TL;DR: Don't enable the 'brown-out reset' configuration bit if you are using the PIC at less than 5 volts.
I have been playing with Microchip PICs for a number of years. Mostly I use something in the PIC16F628 family. At some point I ordered the LF (low voltage) version, but I still used them with either a 5v power supply or with 3 AA batteries. Every once in a while, since I had the LF version, I would try to use 2 AA batteries or even a 3v coin cell, but the circuit never worked. I wondered why, but I never gave it too much thought. Yet it still nagged me. The specs said the chip should work down to 2 volts, but it was not working for me.
The other night I finally sat down to try it again. This time, instead of starting with a complete project designed for 5 volts, I decided to start with a blank chip, blank project, and blank bread board. I copied the header from one of my other projects, since it set-up the chip and configuration I usually use, and wrote a little code to blink one LED. I programmed the chip, added an LED with a 10 ohm resistor and added a CR2032 coin cell -- and nothing happened. I double checked the wiring, but did not find anything wrong. I removed the battery, then set the programmer to power the chip at 3 volts (thinking that the coin cell did not have enough power) and reconnected it to the breadboard. Still nothing.
I thought that maybe I wired the circuit wrong or had a problem with the program. To rule out these possibilities, I decided to power the circuit at 5 volts (and use a larger resistor). I found a few problems and fixed them. Now the LED was blinking. Again I tried the project at 3 volts, and again, nothing.
When all else fails, double-check the spec. So now I look at the spec and check the chart that shows the supported voltage range. It says it works as low as 2 volts, but my LED is not blinking. I pull out the oscilloscope. Maybe, I think, that the port pin is going high and low, but does not have enough current to drive the LED. The scope shows nothing. I try the circuit at 5 volts again. The LED works and, of course, I see the trace on the scope. I switch back to 3 volts and nothing.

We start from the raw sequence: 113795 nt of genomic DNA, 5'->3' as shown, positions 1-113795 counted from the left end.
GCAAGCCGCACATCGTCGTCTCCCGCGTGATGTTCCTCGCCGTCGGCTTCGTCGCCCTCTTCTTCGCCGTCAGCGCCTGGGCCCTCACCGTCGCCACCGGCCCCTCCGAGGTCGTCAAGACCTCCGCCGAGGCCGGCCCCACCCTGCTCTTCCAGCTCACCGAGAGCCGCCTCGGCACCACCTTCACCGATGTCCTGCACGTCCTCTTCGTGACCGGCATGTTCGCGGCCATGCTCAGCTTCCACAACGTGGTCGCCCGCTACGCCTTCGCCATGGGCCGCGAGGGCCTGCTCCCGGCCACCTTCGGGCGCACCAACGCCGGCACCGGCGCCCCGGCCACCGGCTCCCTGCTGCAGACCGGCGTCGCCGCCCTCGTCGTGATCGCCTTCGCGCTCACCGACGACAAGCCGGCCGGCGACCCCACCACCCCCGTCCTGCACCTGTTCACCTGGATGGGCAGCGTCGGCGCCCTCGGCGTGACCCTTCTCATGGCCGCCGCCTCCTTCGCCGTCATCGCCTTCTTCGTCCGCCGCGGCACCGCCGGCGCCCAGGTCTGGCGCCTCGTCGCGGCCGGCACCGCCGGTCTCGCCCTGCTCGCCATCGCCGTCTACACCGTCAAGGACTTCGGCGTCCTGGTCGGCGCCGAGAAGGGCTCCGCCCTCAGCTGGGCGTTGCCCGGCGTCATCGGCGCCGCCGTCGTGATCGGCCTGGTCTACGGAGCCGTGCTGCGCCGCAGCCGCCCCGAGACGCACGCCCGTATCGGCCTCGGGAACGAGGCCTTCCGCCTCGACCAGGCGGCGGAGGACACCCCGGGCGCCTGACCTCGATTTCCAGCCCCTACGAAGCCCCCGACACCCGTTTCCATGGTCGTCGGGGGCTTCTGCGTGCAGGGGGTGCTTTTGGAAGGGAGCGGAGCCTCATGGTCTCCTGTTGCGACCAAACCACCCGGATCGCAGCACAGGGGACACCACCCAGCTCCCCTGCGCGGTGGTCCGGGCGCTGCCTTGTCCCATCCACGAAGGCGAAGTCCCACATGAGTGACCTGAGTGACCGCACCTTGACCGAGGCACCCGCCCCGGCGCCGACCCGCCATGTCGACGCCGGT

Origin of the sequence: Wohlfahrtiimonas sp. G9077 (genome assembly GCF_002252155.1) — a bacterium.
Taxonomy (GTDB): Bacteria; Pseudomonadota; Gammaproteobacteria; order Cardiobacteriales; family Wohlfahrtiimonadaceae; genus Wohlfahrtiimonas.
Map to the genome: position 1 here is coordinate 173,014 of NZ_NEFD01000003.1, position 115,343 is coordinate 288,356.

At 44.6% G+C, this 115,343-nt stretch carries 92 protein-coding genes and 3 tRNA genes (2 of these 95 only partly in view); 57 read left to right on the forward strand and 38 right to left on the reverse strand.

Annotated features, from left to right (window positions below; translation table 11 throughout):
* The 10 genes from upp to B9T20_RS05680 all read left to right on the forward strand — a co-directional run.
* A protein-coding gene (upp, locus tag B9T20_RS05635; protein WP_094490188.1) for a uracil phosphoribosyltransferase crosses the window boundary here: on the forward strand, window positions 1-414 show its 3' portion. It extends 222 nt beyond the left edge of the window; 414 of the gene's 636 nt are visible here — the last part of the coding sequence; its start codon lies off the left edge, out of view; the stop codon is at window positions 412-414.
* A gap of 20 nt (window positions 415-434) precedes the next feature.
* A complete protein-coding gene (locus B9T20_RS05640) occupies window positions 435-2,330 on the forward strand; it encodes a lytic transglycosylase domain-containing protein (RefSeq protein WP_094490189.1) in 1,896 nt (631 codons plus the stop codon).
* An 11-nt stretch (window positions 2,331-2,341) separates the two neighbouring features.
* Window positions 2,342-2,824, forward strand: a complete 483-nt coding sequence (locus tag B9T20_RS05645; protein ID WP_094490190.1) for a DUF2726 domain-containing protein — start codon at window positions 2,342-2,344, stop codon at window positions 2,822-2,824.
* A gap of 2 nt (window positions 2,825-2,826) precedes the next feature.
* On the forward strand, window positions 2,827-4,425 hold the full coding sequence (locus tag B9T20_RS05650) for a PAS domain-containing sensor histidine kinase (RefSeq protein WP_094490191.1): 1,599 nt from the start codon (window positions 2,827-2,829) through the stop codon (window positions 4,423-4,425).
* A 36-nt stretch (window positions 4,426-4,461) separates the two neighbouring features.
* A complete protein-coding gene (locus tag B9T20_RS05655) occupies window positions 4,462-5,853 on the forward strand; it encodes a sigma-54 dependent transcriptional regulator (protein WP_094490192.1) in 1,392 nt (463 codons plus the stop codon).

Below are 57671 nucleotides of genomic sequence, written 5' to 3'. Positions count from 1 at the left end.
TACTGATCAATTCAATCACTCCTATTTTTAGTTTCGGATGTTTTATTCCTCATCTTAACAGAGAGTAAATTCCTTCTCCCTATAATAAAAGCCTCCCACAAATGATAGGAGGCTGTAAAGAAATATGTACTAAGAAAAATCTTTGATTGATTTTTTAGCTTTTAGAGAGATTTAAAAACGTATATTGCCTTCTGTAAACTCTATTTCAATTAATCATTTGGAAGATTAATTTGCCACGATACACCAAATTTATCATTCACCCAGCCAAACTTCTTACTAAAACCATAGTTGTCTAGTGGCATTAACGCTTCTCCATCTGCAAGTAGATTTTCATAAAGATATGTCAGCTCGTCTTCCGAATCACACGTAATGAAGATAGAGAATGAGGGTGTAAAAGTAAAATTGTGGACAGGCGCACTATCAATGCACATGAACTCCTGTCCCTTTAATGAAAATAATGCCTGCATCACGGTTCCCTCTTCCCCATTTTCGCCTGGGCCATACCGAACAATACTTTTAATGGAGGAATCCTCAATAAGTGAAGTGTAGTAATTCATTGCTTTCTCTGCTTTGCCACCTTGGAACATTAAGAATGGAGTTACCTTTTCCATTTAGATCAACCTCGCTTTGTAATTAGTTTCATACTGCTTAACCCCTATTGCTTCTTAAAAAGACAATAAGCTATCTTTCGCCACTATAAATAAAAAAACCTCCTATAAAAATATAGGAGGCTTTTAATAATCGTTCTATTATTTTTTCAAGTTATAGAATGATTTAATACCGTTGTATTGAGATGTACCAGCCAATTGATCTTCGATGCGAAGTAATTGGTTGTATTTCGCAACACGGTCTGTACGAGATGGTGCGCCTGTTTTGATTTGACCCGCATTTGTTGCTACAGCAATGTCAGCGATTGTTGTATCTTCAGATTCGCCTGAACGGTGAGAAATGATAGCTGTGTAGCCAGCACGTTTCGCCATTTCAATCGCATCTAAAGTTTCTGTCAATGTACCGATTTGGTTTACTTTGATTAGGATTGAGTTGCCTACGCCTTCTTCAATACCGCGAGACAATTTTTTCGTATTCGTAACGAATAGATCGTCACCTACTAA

At this point I am really wondering what the problem could be. I start looking through the spec again, but there is no mention of anything special regarding using the chip at 3 volts. I check the settings in MPLAB, the Microchip development environment, and I do not find anything about configuring a chip for low voltage usage. I look at the configuration bits I have set in the program. None of them seem to be related to my problem. There is something called 'low voltage programming', but, I figured, this is not a programming problem. I do not think it is the watchdog timeout.
I notice that I have 'brown out reset' (BOD) enabled. In the spec, there is no mention of a dependency or relationship between the brown out reset voltage and the chip voltage. What I mean is that there is not a sentence that says "do not use brown-out reset for low voltages" or "the brown-out reset voltage level is 80% of the supply voltage". I continue to read the spec hoping to find something useful, something that explains why I can't run the chip at 3v.
Somewhere I notice the term V[BOR], which I take to mean "voltage: brown out reset". In particular, the sentence say "If V[DD] falls below V[BOR] ... the brown-out situation will reset the chip." I also notice the condition in one of tables describing a brown out event that says V[DD] < V[BOR]. There is also a diagram showing the trigger of a brown-own reset when V[DD] dips below V[BOR]. All of a sudden V[BOR] seems important.
A little more searching and I find that V[BOR] is typically 4.0v. I wonder, how can the chip even work if the brown-out reset voltage is 4v, but the power supply is 3v? The answer is, of course it can not. This is why the chip never works for me on 3v. I have the brown-out detect configuration bit set.
I disable the brown-out detect bit and reprogram the chip. All of a sudden, it just works. I can now run the chip on a coin cell.
I realize that I always "brought this problem with me" from project to project because I always copied the top part of the assembly file from one project to another, just as I did for this test project. Some time ago, for some project, I must have thought that I needed the brown-out reset enabled, and it has been set since then.
One more note on this: For some reason the PicKit 2 programmer has a problem programming the PIC16LF648a when the programmer voltage is set to 3v. I don't have a solution to this, just a work-around. I set the voltage of the PicKit 2 to 5v and unplug the LEDs when I am programming the chip.